In embodiments of the present invention, radiation sources of different focal qualities are combined into a single optoelectronic apparatus comprising an optical element, such as a lens, and two monolithic emitter arrays, both of which emit optical beams through the optical element. One of the arrays is positioned at the rear focal plane of the optical element, while the other array is displaced from the rear focal plane, for example by axial shift of 100 .mu.m or more.
The beams emitted by the array at the rear focal plane are projected by the element as collimated beams, thus projecting patterned radiation on a target region in a pattern corresponding to the layout of the emitters in the array. The beams emitted by the array that is displaced from the rear focal plane are defocused. In the disclosed embodiments, the monolithic arrays comprise arrays of vertical-cavity surface-emitting lasers (VCSELs), disposed on semiconductor substrates, such as a gallium-arsenide (GaAs) substrate; but alternatively, other types of emitters may be used.
The position of the defocused array is chosen depending on the desired degree of defocus. In some embodiments, the defocus is sufficient so that the projected beams create a broad and largely uniform field of flood illumination.
In an alternative embodiment, the defocus is chosen so that the beams projected from the defocused array also create patterned radiation. The apparatus thus projects two different patterns, with pattern elements (such as spots) whose sizes vary differently as a function of distance from the apparatus.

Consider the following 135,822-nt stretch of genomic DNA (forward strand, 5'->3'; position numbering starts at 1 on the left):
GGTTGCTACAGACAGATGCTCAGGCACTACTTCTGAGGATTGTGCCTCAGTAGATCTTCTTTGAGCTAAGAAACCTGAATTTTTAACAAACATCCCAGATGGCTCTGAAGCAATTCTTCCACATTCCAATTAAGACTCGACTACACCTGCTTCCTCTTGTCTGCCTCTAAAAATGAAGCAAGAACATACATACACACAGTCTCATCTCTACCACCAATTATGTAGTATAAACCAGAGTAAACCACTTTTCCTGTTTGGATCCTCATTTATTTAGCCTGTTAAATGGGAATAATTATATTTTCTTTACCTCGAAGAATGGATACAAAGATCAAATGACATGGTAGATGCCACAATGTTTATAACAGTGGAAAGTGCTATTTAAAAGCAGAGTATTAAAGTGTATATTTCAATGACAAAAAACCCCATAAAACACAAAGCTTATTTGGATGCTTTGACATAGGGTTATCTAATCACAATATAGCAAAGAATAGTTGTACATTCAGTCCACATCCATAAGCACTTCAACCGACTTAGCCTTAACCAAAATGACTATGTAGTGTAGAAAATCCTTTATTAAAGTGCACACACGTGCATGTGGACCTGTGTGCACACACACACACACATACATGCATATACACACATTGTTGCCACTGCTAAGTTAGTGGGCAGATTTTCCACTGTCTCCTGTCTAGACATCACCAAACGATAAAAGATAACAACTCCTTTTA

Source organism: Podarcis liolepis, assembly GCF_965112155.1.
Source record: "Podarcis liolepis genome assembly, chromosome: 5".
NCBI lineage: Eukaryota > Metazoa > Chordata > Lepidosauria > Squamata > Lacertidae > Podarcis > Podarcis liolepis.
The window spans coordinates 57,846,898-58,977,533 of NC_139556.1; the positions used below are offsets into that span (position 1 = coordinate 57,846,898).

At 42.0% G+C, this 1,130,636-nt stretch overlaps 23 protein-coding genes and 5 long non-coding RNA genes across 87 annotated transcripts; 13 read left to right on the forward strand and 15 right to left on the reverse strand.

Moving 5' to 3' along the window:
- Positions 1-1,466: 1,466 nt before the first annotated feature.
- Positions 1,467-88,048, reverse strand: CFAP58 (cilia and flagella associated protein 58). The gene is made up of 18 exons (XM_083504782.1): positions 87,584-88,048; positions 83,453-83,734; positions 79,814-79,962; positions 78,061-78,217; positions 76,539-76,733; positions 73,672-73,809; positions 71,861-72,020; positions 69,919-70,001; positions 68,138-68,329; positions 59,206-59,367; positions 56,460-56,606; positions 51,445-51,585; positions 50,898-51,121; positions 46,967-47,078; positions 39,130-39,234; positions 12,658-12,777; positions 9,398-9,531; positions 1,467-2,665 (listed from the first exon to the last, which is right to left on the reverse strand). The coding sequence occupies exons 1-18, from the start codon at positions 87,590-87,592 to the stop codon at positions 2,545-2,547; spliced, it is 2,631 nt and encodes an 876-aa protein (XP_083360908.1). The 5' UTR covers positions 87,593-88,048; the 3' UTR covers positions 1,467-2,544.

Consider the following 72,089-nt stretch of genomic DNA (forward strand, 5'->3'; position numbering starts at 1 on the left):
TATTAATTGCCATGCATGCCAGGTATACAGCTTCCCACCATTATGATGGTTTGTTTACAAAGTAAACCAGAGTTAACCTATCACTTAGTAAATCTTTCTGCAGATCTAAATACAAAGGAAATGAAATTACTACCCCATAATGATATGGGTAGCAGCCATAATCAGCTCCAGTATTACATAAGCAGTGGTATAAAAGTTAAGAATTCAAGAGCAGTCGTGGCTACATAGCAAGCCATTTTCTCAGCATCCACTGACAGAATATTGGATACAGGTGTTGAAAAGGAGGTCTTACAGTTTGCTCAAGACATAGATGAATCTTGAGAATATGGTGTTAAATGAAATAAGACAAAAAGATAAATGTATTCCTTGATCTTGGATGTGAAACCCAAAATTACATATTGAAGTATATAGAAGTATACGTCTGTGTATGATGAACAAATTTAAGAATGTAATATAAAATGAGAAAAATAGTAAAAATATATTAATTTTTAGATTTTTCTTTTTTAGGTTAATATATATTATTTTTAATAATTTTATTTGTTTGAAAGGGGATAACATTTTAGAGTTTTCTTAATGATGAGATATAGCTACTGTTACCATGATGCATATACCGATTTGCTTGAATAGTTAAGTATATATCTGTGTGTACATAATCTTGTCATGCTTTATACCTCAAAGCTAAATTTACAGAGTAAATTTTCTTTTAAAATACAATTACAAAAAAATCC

Positioning the two arrays precisely within the required range of distances from the optical element can be difficult. This difficulty is exacerbated by the need to sink away the substantial amount of heat that is generated by the emitters.
Apple's invention addresses these problems by providing a heat sink, which is shaped to define two platforms at different elevations above the base of the heat sink. The two monolithic arrays of emitters are mounted respectively on the two platforms, thus positioning the two arrays at different elevations.
The invention further describes mounting the two monolithic arrays on the two platforms provides the required differential focal distances (distances from the optical element) for the two arrays.
Apple's patent FIGS. 2a and 2b below are schematic side views of optoelectronic apparatus illuminating a target region with patterned radiation and flood radiation; FIGS. 2c and 2d are schematic side views of optoelectronic apparatus illuminating a target region by patterned radiation with different focal properties.
Apple's patent FIG. 9 above is a flow chart that schematically illustrates a method for depth mapping using patterned radiation of different focal qualities.
For more details, review Apple's patent application number 20210364902 that was published last Thursday by USPTO.
Apple's patent in January and last week illustrate that changes could be on the table for their TrueDepth camera system that is four years old this month. It first debuted with the 2017 iPhone X.
Considering that this is a patent application, the timing of such a device to market is unknown at this time.